Usually people choose therapy because they want help in dealing with painful aspects of their lives. A therapist is someone who explores with you ways to deal with those things that are important to you. A therapist is someone who acts as a catalyst to your personal growth. They can guide you in the ways of change and growth that you wish to explore. In many ways they can act as a teacher for how to deal with your emotions. Nobody can "fix you" or run your life for you. Be wary of someone who portrays that they have a magic wand that will fix everything quickly and fairly painlessly.
To start: Ask people that you trust to give you names of therapists they think are good therapists. Some people you might ask would be: friends, clergy, your doctor, a special teacher, etc. Consider interviewing several therapists. This is something important for your life! Most people do not choose the first car or house that they look at to buy. You are the client, you have the right to choose. Even if you go to a community mental health agency, you have the right to request to interview several therapists.
Before the interview, ask yourself: What personal qualities do I want in a therapist?
Some questions you may ask yourself to look for are:
- Is he/she a gentle/tough/caring/intellectual/warm/cold/serious person?
- Is he/she intelligent?
- Does he/she use therapeutic touch such as giving hugs or shaking hands?
- Does he/she say things clearly?
- Does he/she treat you like a human being worthy of respect or like a case to add to his/her load?
- Is he/she a good listener?
You are the expert on yourself. Ask yourself what personal qualities of a therapist are important to you. What qualities are less important? What qualities can you not tolerate? (This is not an exhaustive list of what qualities you may look for in a therapist, but a place to help you start thinking from to make your own list of what would be important for you to look for.)
During the interview some questions you may want to ask are:
- What are your fees? Is there a sliding scale? Do you accept insurance?
- What is your education?
- What kind of therapy do you practice? (Freudian, Transactional Analysis, Gestalt, etc.). You may want to research that type of therapy if you are not familiar with it. Do you think you can work with that kind of therapy model?
- How much and what kind of experience do you have?
- Have you ever dealt with my kind of problem? (child of alcoholic, depression, abused as a child, etc.). How do you feel about this kind of problem? Are you comfortable dealing with it?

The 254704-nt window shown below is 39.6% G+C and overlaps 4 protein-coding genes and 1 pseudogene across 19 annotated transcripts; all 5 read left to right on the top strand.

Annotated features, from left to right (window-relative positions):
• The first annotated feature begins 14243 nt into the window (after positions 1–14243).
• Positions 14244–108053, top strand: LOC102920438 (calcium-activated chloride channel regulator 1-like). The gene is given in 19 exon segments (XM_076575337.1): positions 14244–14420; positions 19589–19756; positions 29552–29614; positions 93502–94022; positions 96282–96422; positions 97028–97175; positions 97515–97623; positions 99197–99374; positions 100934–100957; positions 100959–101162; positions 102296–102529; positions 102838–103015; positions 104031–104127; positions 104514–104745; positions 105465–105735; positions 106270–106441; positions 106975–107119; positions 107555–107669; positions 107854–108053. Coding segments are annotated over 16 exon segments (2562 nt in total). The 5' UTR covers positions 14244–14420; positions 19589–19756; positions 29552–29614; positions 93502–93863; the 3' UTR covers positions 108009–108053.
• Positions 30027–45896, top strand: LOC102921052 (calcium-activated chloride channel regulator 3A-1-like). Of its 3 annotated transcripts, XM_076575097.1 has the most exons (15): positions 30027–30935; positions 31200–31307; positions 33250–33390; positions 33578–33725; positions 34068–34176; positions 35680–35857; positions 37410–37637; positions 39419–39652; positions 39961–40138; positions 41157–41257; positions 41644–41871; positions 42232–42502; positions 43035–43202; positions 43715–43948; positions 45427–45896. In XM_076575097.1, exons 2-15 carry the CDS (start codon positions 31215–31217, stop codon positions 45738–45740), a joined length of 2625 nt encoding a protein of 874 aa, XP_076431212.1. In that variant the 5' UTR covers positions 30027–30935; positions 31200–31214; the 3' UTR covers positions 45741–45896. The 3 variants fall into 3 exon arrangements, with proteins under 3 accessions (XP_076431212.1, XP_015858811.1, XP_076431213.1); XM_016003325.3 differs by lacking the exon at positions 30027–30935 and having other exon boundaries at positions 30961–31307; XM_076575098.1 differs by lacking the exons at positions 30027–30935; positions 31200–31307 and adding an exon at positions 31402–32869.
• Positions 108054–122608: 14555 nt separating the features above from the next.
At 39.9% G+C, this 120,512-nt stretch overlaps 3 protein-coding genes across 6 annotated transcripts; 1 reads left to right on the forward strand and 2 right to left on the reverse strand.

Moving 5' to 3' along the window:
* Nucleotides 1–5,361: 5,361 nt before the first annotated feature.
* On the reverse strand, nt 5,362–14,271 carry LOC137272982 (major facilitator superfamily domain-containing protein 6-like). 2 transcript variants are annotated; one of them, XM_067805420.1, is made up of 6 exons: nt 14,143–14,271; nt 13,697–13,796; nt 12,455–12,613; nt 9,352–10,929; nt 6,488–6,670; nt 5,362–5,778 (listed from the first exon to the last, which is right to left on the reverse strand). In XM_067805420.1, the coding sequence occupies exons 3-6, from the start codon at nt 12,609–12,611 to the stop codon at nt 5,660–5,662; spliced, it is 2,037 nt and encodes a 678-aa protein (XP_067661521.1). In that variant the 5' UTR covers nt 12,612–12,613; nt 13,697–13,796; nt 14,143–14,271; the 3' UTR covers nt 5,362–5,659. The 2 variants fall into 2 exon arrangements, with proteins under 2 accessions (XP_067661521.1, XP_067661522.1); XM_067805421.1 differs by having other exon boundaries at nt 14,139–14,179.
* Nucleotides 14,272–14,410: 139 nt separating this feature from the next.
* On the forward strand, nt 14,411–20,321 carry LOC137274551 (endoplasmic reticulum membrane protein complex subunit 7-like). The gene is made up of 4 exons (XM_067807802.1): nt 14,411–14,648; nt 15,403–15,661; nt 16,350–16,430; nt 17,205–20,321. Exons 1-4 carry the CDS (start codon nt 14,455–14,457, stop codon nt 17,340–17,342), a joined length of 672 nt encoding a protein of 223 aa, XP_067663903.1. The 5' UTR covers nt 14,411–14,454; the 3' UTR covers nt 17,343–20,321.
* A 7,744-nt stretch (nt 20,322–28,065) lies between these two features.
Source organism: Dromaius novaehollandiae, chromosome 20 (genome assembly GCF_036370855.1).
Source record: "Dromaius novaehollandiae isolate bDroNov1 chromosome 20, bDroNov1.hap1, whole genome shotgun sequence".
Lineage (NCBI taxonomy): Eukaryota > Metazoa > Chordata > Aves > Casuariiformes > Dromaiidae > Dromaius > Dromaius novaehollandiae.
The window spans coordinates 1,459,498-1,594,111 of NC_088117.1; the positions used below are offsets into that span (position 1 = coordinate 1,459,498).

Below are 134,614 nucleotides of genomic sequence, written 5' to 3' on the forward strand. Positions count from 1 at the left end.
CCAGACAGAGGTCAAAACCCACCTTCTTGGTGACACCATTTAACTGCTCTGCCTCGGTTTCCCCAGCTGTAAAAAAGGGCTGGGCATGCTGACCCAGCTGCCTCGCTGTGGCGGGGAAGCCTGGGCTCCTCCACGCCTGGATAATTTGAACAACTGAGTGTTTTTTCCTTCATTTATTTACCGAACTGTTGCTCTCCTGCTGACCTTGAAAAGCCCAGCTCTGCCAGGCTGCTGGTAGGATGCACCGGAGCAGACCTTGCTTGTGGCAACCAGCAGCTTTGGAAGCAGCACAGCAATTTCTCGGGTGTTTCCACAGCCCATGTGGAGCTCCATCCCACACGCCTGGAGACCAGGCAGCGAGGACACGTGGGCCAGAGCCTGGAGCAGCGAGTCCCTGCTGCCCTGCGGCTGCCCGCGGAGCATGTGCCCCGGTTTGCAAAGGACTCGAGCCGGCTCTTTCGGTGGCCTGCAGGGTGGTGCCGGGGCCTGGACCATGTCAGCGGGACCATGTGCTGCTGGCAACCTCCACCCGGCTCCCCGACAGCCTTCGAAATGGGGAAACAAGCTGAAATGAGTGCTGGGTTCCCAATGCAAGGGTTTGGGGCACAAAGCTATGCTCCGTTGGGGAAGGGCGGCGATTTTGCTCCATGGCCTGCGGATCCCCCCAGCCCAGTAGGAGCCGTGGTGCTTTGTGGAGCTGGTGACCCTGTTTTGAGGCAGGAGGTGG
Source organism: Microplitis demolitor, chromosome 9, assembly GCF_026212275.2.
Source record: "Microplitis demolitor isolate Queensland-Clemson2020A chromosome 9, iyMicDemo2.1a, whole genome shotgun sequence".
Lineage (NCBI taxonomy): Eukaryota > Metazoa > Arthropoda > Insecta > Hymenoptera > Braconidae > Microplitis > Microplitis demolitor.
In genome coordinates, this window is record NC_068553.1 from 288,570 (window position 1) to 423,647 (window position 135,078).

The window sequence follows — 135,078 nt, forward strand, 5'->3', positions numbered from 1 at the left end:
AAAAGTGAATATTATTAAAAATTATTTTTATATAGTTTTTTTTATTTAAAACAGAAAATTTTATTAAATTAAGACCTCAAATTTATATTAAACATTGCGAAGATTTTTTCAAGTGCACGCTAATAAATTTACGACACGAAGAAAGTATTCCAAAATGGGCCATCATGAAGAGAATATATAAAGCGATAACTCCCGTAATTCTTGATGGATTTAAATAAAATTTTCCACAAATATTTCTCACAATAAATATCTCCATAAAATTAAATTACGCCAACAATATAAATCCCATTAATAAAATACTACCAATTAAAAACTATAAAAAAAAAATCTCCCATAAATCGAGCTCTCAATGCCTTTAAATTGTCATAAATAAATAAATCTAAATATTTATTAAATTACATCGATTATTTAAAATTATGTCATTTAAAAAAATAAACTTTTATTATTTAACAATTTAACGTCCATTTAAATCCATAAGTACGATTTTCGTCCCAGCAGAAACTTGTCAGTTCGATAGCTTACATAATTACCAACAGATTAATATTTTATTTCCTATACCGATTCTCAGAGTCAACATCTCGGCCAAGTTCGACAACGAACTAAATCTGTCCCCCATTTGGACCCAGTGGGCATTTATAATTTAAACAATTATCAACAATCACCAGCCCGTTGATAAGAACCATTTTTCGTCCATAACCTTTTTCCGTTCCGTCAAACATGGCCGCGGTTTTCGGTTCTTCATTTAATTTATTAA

- How will you deal with things that are important to me? e.g. What will you do if I am suicidal? How will you deal with my religious beliefs? How will you deal with my views for/against medication?
- How long will you be practicing therapy in my area? If you leave, are you willing to refer me to someone else?
- Can you be reached in a crisis or emergency?
- What is your philosophy about life?
After the interview, ask yourself:
- How do I feel about this person?
- Am I compatible with this person?
- Do I like this person? Is he/she someone I would like to be my friend?
- Does this person seem to be accepting of me?
- Do I feel a little bit better about myself after talking to this person?
- Is this someone who listens to me and respects what I am saying?
- Does this person have the personal qualities of a therapist that are important to me?
- Is this person direct, open, and honest?
- Does this person say things clearly?
- Will we be able to communicate effectively?
- How do I like this person's office? the physical surroundings? Is this a place where I can feel safe and comfortable to take the risks that I need to take?
- Is this person someone who will work with me as I find my way or will he/she try to make me follow his/her own preconceived plan of action for my life?
- Are our values/interests similar?
- Do I feel like this person is a wise, sensitive, and mature person that I can share an important part of my life with?
- Do I feel good about this person?
Trust your own judgment and intuition. You are the expert on you! You are worthy of choosing a good therapist for yourself, the person that is best for you. It does not matter what level of education the person has: psychiatrist vs. psychologist, social worker, etc., as long as his/her experience and training is good and he/she is able to fill the needs that are important to you.
Remember: You have the right to choose a therapist that is appropriate for you, and you deserve it. Good luck!